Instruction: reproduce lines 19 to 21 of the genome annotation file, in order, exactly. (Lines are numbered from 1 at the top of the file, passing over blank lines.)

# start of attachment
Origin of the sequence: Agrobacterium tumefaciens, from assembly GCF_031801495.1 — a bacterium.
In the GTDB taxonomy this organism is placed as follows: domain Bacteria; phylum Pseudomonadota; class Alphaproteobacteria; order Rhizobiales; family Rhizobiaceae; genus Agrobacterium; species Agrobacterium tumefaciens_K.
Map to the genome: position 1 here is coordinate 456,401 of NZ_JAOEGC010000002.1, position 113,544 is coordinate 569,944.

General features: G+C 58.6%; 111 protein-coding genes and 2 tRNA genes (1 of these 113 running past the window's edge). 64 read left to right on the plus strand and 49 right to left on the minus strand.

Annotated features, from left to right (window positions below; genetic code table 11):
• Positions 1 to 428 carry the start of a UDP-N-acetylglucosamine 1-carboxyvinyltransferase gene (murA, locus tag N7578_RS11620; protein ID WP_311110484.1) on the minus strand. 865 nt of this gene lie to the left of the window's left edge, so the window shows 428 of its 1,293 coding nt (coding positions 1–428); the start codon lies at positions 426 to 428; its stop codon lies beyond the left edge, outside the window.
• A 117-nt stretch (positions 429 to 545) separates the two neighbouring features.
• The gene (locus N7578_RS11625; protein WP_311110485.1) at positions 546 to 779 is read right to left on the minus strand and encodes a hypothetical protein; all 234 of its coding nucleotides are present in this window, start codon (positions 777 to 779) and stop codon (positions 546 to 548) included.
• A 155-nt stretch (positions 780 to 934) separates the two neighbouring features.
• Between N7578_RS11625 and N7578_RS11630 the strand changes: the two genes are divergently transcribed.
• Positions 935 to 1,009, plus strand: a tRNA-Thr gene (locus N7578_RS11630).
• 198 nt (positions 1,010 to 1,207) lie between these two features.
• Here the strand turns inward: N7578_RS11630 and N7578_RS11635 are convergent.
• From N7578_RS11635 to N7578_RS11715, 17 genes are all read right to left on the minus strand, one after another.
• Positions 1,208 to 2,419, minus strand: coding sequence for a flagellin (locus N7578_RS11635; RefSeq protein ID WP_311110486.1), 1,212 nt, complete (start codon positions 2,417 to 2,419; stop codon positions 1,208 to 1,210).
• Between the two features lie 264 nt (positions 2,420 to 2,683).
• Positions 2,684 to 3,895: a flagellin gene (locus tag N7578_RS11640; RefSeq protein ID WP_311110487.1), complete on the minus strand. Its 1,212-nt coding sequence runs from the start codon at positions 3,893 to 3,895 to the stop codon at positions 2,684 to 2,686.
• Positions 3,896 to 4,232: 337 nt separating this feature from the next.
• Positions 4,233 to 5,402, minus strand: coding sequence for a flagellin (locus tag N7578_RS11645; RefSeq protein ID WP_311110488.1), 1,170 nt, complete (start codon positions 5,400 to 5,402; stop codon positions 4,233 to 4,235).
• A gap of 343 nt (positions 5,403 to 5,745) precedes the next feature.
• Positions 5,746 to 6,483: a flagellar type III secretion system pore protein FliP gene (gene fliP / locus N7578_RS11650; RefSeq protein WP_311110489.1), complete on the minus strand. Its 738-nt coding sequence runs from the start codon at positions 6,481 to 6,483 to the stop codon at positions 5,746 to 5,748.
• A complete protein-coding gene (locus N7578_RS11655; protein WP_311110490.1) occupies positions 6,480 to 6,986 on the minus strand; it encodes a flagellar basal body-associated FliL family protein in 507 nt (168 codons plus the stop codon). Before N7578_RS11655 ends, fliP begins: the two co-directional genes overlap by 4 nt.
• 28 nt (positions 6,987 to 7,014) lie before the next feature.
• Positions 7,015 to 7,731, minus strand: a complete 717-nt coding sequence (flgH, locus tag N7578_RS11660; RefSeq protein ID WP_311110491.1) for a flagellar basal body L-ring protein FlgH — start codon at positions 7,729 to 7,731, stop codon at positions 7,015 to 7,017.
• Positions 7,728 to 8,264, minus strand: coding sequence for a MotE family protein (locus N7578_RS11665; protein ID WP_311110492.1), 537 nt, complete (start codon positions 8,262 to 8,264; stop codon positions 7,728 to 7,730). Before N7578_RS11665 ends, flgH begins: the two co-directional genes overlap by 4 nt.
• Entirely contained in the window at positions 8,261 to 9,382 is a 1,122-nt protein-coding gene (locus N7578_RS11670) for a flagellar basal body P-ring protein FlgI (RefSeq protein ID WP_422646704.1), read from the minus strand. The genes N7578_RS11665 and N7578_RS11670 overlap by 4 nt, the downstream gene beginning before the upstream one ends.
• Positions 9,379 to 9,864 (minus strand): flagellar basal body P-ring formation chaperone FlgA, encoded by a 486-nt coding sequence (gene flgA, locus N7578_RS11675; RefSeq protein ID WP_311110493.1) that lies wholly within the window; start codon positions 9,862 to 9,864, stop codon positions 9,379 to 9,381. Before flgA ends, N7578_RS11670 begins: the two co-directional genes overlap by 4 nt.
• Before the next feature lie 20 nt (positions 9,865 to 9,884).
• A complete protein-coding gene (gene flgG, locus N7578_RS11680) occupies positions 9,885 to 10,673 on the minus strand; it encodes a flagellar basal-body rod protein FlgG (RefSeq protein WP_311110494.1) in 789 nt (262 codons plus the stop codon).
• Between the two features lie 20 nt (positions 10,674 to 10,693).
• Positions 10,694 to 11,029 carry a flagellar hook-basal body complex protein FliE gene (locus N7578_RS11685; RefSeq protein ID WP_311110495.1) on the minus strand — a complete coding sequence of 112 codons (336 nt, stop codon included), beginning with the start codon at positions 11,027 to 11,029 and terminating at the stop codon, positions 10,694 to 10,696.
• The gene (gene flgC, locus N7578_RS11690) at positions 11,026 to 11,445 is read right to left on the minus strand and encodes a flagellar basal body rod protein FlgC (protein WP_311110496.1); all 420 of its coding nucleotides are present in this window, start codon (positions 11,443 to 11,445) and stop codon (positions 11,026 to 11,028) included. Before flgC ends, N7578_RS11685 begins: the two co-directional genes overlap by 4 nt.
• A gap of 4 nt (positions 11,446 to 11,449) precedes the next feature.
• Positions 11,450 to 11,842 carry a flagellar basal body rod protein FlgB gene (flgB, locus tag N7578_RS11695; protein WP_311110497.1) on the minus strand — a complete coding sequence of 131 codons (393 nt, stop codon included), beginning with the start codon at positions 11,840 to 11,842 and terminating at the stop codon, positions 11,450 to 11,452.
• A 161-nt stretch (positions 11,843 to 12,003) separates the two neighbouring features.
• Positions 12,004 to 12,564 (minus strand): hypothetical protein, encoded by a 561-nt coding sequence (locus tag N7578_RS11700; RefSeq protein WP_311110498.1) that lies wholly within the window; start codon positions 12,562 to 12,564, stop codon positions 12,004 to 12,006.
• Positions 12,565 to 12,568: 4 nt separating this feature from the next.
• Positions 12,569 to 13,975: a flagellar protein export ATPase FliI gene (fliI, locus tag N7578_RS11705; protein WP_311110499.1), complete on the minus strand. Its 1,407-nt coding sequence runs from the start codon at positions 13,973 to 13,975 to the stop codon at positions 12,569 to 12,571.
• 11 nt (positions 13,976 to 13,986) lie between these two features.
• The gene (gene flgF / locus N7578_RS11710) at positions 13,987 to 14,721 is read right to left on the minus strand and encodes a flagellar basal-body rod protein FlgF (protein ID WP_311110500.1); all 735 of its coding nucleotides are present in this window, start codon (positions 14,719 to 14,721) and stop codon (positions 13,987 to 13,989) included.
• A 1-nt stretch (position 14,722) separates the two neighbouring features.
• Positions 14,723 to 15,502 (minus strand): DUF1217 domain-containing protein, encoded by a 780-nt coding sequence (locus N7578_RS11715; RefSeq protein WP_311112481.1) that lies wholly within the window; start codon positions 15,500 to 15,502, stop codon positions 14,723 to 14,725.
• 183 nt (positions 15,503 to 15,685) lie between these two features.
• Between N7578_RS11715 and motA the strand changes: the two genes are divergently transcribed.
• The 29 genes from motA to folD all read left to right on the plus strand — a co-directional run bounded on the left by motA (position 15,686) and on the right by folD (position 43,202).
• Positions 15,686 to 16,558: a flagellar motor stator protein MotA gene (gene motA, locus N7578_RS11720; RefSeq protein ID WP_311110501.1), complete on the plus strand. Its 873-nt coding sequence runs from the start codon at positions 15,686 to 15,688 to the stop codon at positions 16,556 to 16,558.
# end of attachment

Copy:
• Positions 4,233 to 5,402, minus strand: coding sequence for a flagellin (locus tag N7578_RS11645; RefSeq protein ID WP_311110488.1), 1,170 nt, complete (start codon positions 5,400 to 5,402; stop codon positions 4,233 to 4,235).
• A gap of 343 nt (positions 5,403 to 5,745) precedes the next feature.
• Positions 5,746 to 6,483: a flagellar type III secretion system pore protein FliP gene (gene fliP / locus N7578_RS11650; RefSeq protein WP_311110489.1), complete on the minus strand. Its 738-nt coding sequence runs from the start codon at positions 6,481 to 6,483 to the stop codon at positions 5,746 to 5,748.